HC Deb 28 May 1968 vol 765 cc1523-4
6. Sir J. Eden

asked the Minister of Power what has been the net profit or loss, overall, achieved by the National Coal Board since its inception.

Mr. Gunter

The aggregates of the annual surpluses and deficits on the National Coal Board's revenue accounts at March, 1967, showed a net deficit of £115 million on a turnover of £15,156 million.

Sir J. Eden

What prospects does the right hon. Gentleman offer taxpayers before long of getting a better return on their capital invested in the coal industry?

Mr. Gunter

I think that it will be generally agreed that, despite all its major problems, the coal industry has made remarkable progress. A look at the productivity table of what is happening in the best of our pits reveals that very substantial steps have been taken.

Mr. William Hamilton

Will my right hon. Friend not agree that, if the private sector of the economy had served the nation as well as the publicly-controlled coal industry in the last 20 years, the economy would be in a much better state than it is today? With regard to the figures which he has given to the hon. Member for Bournemouth, West (Sir J. Eden), can my right hon. Friend say whether they include the social advantages which have accrued from public ownership of the industry?

Mr. Gunter

I want to take this opportunity of paying tribute to the coal industry. It has faced the tremendous problem of contraction with great regard for the social problems inherent in it. Whilst difficulties remain in a contracting industry of this character, and despite all the human problems, I believe that there is a future for our coal industry.

Mr. Shinwell

Is my right hon. Friend aware that, when the Attlee Government took over the privately-owned coal industry, they took over what was practically a bankrupt affair which had been neglected for years, especially during the six years of the war, and that that is why the National Coal Board has faced financial and other difficulties?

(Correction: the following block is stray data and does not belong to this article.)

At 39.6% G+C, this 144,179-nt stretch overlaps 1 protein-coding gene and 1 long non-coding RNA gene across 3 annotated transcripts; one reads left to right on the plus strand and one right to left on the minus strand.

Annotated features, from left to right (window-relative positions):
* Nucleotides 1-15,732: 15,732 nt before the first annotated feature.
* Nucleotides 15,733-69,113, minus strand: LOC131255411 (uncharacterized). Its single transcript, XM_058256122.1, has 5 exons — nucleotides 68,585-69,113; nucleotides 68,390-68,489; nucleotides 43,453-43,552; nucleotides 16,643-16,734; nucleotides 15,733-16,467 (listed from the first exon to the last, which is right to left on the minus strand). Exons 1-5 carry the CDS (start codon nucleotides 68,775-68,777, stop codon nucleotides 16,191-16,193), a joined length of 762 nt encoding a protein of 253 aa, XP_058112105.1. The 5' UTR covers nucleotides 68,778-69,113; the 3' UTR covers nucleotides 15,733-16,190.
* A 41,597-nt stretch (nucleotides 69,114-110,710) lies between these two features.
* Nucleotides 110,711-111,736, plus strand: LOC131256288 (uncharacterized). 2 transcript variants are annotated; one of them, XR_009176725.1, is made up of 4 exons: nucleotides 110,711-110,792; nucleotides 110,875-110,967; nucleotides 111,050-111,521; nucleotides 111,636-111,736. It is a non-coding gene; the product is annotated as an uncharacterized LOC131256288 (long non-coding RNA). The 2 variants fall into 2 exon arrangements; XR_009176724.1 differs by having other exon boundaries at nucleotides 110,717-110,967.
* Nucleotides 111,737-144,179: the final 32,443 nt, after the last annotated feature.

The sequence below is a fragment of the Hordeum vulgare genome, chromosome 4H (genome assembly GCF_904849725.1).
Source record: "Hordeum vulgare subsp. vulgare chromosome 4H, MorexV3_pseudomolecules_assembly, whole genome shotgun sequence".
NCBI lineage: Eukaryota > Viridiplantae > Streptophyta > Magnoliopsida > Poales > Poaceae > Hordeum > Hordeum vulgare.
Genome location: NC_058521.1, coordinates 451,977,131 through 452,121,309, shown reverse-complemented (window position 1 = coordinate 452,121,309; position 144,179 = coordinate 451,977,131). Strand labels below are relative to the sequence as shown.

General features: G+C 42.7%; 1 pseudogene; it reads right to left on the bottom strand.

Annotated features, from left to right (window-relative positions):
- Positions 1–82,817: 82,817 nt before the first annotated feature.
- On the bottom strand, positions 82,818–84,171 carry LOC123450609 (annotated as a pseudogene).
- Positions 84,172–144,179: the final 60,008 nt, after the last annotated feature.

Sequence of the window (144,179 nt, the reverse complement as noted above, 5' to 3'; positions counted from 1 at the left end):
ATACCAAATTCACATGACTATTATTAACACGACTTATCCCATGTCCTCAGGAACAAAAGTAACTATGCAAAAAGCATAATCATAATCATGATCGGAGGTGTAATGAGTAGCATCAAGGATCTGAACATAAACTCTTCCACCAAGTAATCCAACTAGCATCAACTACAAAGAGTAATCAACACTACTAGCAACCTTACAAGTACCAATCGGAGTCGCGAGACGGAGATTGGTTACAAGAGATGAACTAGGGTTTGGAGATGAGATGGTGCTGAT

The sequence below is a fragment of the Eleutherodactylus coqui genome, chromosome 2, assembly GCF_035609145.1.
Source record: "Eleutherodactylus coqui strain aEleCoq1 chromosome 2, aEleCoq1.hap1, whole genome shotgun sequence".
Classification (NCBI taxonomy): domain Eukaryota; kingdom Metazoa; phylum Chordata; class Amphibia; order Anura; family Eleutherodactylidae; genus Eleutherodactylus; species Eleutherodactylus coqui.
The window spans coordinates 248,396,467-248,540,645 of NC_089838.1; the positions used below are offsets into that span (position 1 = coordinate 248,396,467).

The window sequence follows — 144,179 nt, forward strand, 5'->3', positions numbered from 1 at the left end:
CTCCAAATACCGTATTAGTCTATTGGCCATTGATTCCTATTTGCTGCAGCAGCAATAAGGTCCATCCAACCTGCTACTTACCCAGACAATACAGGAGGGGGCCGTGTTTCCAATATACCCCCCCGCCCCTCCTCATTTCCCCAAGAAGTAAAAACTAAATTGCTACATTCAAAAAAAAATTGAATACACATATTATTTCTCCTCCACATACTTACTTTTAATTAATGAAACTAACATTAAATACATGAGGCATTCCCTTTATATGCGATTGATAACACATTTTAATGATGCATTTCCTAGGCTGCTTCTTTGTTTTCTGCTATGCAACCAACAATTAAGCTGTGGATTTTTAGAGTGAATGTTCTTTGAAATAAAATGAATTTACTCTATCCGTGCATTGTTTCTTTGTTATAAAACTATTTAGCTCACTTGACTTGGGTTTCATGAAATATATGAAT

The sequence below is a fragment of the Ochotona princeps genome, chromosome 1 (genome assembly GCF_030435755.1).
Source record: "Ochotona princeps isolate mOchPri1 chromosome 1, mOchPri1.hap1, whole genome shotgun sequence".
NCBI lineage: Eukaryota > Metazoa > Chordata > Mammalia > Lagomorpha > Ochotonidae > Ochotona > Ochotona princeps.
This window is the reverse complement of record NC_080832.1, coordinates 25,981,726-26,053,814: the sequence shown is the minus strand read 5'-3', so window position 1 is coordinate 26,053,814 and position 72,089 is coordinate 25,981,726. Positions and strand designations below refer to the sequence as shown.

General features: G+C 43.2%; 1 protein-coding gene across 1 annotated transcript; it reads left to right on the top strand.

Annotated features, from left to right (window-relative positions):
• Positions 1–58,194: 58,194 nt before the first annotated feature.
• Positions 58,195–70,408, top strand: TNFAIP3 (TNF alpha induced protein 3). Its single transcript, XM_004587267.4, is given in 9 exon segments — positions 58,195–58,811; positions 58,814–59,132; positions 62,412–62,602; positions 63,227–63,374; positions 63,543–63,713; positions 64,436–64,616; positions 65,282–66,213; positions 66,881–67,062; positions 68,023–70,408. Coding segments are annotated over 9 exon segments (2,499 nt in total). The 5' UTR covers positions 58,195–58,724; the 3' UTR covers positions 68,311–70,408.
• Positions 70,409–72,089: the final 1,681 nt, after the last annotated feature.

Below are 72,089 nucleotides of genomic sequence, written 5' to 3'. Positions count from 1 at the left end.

Mr. Gunter

I agree with my right hon. Friend. The aggregated deficit that I have announced today has been caused by successive Governments who have restricted rises in the price of coal when these could have been obtained.

Mr. Emery

Would the Minister not agree that it is a serious position when one sees as great a loss on any capital employed as this? Would he not, therefore, consider what steps the present Government ought to take to ensure that it is put back into surplus as soon as possible?

Mr. Gunter

We ought to get the deficit figure into proportion. Successive Governments have interfered with coal prices when they could have been higher and private industry would have had them. I must tell the House that the closing of uneconomic mines is proceeding apace, giving rise to social problems. The mechanisation of pits proceeds, and the productivity rate of miners at present is at a figure which I do not think that hon. Gentlemen opposite would have believed possible a few years ago.

Mr. Swain

Can my right hon. Friend tell the House what has been the overall operational profit of the undertaking since vesting day? Does he agree that the high interest rates paid on money borrowed to modernise the industry has had a stranglehold on the industry since vesting day, and would he consider a further cut-back on the capital debt so that the Board can finance modernisation from its own revenue?

Mr. Gunter

It is only 2½ years since the last one. I could not give any hope for another.